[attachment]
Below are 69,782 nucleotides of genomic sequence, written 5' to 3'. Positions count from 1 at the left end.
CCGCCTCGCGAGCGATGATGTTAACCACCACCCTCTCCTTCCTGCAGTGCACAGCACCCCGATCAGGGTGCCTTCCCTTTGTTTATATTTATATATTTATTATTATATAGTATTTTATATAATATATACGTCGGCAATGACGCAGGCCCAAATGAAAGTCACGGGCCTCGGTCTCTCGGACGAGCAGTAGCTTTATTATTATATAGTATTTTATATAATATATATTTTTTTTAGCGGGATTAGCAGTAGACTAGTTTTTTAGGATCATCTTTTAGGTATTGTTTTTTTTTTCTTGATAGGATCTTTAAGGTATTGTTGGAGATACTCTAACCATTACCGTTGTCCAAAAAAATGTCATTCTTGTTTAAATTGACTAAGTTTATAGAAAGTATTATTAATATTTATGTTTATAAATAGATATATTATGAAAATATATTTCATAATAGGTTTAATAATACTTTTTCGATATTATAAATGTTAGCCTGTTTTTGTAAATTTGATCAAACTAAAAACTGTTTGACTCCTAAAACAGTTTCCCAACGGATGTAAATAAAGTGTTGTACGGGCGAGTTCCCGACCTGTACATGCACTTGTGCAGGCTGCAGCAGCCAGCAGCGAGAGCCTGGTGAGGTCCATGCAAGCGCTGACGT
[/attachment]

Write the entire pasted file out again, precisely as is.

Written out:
Below are 69,782 nucleotides of genomic sequence, written 5' to 3'. Positions count from 1 at the left end.
CCGCCTCGCGAGCGATGATGTTAACCACCACCCTCTCCTTCCTGCAGTGCACAGCACCCCGATCAGGGTGCCTTCCCTTTGTTTATATTTATATATTTATTATTATATAGTATTTTATATAATATATACGTCGGCAATGACGCAGGCCCAAATGAAAGTCACGGGCCTCGGTCTCTCGGACGAGCAGTAGCTTTATTATTATATAGTATTTTATATAATATATATTTTTTTTAGCGGGATTAGCAGTAGACTAGTTTTTTAGGATCATCTTTTAGGTATTGTTTTTTTTTTCTTGATAGGATCTTTAAGGTATTGTTGGAGATACTCTAACCATTACCGTTGTCCAAAAAAATGTCATTCTTGTTTAAATTGACTAAGTTTATAGAAAGTATTATTAATATTTATGTTTATAAATAGATATATTATGAAAATATATTTCATAATAGGTTTAATAATACTTTTTCGATATTATAAATGTTAGCCTGTTTTTGTAAATTTGATCAAACTAAAAACTGTTTGACTCCTAAAACAGTTTCCCAACGGATGTAAATAAAGTGTTGTACGGGCGAGTTCCCGACCTGTACATGCACTTGTGCAGGCTGCAGCAGCCAGCAGCGAGAGCCTGGTGAGGTCCATGCAAGCGCTGACGT